Choosing a Health Insurance Plan

It can be confusing trying to decide on a health insurance plan. There are a multitude of options out there are, all with their own advantages and disadvantages. The costs for health insurance plans can vary dramatically. Also, the type of coverage and other features are different for each plan, making it challenging to match a health insurance plan to your specific situation. However, with the right information, you can pinpoint the health insurance plan that is right for you.

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Where to Look for Health Insurance

Some people are fortunate enough to have an employer that provides health insurance for its workers. This helps to narrow down your choices to plans offered by your employer. However, if your employer does not offer health insurance coverage, or if you are unemployed, you will have to find other avenues to look for a health insurance plan. Many people belong to organizations or professional associations, which enable you to purchase medical insurance through the organization under a group rate.

Alternatively, the Affordable Care Act (ACA) marketplace is another option you should look at. You may even be able to qualify for reduced premium charges through the ACA marketplace. However, because these laws are currently being debated in the political realm, it is possible policies regarding reduced premiums or upfront premium credits will end up changing. Therefore, it is a good idea to obtain the most up-to-date information on the latest changes to how the government implements the ACA.

On the other hand, if neither of these sources for health insurance will work for you, for whatever reason, you will have to resort to purchasing a health insurance plan on the private market. Looking for insurance on the private market will give you the most options, however, they will probably be much more expensive than an employer-based plan or a plan through the ACA marketplace.

Different Types of Health Insurance Policies

There are a variety of different types of medical insurance plans available. It is important you educate yourself on the different types of plans before deciding on a plan which best fulfills your requirements. The four basic types of health insurance plans available are: Health Maintenance Organizations (HMOs), Preferred Provider Organizations (PPOs), Exclusive Provider Organizations (EPOs) and Point of Service (POS) plans.

HMOs are one of the most common types of medical insurance plans available. This type of plan requires you to visit medical care providers specifically within the health policy's network. Additionally, under an HMO, your primary care physician must provide a referral before you are able to obtain treatment from a specialist.

On the other hand, PPOs do not limit you to healthcare providers within the policy's specific network. However, PPOs will incentivize you to stay within the policy's network by making it more expensive to visit a medical care provider outside of the policy network. One advantage that PPOs have over HMOs is that with a PPO policy, you do not have to obtain a primary care physician's referral in order to visit a specialist.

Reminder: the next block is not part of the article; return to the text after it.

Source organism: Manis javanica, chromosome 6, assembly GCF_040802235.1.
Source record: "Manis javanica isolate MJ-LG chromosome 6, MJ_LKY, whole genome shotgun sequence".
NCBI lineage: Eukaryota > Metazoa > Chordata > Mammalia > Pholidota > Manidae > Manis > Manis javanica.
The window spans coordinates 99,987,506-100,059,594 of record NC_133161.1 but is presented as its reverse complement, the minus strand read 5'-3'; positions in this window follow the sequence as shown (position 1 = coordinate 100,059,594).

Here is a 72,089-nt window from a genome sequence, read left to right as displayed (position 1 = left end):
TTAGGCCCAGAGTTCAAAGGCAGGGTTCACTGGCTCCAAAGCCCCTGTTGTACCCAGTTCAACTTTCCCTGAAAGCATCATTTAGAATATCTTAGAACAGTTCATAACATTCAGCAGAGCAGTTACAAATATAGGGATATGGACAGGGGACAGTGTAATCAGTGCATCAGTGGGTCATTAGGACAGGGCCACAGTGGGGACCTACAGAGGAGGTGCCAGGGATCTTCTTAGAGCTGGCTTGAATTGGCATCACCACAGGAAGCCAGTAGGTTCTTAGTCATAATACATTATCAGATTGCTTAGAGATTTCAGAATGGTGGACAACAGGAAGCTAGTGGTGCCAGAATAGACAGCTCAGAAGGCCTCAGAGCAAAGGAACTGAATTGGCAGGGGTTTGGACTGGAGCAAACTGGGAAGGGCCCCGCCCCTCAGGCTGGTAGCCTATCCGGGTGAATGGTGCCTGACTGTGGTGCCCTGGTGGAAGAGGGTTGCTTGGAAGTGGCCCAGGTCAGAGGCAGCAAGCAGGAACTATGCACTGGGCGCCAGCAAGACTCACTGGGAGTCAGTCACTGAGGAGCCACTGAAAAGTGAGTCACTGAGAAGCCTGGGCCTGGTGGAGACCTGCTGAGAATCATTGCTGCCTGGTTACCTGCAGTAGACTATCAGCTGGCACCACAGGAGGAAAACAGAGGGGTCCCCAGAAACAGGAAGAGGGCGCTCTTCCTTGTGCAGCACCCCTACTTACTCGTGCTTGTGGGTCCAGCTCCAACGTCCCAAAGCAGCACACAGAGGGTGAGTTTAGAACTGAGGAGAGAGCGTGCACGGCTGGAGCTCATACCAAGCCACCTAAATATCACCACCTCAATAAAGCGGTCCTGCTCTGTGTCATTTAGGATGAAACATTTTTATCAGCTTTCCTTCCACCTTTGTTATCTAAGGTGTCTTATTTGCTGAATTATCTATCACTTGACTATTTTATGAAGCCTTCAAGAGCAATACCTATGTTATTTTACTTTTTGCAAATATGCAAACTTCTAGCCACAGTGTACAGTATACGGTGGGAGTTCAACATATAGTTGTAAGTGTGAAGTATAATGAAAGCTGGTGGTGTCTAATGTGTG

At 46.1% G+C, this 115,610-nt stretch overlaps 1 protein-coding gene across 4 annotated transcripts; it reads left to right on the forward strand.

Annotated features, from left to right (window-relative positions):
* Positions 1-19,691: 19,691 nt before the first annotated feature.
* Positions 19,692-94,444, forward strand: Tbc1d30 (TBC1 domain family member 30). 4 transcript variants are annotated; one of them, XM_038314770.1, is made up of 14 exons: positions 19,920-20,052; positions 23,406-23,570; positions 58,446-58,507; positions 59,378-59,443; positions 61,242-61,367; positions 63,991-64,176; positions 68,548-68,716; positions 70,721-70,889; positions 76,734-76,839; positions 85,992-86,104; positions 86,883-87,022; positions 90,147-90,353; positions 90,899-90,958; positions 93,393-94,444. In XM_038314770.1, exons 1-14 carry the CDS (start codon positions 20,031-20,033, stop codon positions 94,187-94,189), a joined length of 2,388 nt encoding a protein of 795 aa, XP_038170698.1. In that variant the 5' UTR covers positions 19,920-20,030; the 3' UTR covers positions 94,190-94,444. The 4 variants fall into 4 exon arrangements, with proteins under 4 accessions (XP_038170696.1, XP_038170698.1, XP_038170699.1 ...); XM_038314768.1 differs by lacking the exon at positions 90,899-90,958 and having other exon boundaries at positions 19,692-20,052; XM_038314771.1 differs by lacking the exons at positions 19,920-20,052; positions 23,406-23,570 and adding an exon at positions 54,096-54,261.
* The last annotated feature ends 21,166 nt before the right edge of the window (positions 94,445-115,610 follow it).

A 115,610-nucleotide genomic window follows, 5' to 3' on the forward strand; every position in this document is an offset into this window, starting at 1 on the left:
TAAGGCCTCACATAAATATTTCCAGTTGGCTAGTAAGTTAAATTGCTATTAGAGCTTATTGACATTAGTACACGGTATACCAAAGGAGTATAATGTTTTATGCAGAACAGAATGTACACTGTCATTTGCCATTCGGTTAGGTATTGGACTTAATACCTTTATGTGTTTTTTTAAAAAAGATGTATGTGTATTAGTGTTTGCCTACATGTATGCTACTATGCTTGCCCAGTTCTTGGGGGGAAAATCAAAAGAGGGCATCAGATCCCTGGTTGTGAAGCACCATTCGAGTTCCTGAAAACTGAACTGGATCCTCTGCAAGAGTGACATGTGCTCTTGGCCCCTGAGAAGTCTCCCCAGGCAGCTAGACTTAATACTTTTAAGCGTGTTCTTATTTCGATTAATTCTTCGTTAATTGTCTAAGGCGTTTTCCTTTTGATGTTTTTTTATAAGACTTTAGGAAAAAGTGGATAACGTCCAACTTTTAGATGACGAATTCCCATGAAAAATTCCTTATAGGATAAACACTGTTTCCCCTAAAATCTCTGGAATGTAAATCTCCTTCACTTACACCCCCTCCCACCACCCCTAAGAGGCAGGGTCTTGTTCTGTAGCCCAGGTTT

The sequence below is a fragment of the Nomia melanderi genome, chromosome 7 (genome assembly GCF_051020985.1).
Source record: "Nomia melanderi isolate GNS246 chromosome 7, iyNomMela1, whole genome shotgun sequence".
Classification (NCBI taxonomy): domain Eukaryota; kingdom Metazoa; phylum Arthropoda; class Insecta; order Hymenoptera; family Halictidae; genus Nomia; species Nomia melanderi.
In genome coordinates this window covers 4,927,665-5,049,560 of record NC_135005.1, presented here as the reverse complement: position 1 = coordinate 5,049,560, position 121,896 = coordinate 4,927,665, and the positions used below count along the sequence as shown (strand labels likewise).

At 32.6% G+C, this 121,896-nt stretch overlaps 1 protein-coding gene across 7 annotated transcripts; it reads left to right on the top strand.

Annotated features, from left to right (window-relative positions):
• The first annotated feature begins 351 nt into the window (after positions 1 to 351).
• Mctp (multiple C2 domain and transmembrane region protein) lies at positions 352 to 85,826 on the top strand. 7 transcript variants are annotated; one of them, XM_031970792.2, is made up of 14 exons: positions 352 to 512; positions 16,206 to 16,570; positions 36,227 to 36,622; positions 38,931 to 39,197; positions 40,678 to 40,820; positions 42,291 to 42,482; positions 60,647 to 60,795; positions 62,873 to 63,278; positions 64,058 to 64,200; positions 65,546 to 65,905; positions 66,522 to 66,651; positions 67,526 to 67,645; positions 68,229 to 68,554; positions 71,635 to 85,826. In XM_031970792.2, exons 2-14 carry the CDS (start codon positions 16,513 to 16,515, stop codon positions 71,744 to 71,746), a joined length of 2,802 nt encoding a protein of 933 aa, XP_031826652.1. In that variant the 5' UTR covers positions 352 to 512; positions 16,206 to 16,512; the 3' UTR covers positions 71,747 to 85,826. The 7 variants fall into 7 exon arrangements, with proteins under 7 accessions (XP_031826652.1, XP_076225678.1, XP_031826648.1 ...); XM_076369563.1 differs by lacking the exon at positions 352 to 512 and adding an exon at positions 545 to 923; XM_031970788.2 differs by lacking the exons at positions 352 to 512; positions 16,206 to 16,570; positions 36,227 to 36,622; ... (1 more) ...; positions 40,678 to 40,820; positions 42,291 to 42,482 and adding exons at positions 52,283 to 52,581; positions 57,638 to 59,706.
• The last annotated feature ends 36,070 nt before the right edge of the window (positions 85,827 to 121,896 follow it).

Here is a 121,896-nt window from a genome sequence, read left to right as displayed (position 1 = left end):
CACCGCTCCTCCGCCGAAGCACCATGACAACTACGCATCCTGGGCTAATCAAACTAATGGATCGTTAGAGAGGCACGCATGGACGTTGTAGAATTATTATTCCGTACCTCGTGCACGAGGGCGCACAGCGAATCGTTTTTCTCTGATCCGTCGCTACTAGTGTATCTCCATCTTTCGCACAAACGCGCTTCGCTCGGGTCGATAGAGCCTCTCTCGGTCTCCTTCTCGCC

EPOs are pretty much a mix between PPOs and HMOs. With an EPO, you are required to stay within the policy's network but referrals from primary care physicians are not required for seeing a specialist. In contrast, POS policies are basically the reverse of EPOs, meaning you are not limited to a specific network of healthcare providers; however, you are required to obtain a primary care physician's referral before visiting a specialist.

These different types of medical plans also vary in costs. Usually HMOs and EPOs are less expensive than POSs and PPOs, with comparable coverage levels. On the other hand, if your area is lacking in policy coverage or maybe you do not want to limit yourself to a specific network of providers, you may want to pay the extra premium for a POS or PPO plan.

High vs. Low Deductible Policies

A deductible is the amount of money that you are required to pay before the insurer will start paying for a claim. Usually the higher a health insurance policy's deductible, the less you have to pay in monthly premiums. On the other hand, this would mean you may have to pay significantly more in medical costs out of your own pocket before the policy starts to help pay for healthcare expenses which arise in a given year.

A high deductible plan may be a good idea if you expect to have few or even no medical expenses for the year. Having a low amount of healthcare expenses for the year means you would likely not surpass the deductible, even if you had a policy with a low deductible. Therefore, choosing a policy with a high deductible but a low monthly premium would make the most financial sense.

Take Stock of Your Personal Situation

Now that you have a better understanding of the various options available for health insurance coverage, you will need to make sure you understand your own specific needs in order to make a good decision. You will have to determine your estimated annual medical costs. Also, your income level and various other factors will play a role in choosing a plan that is right for you.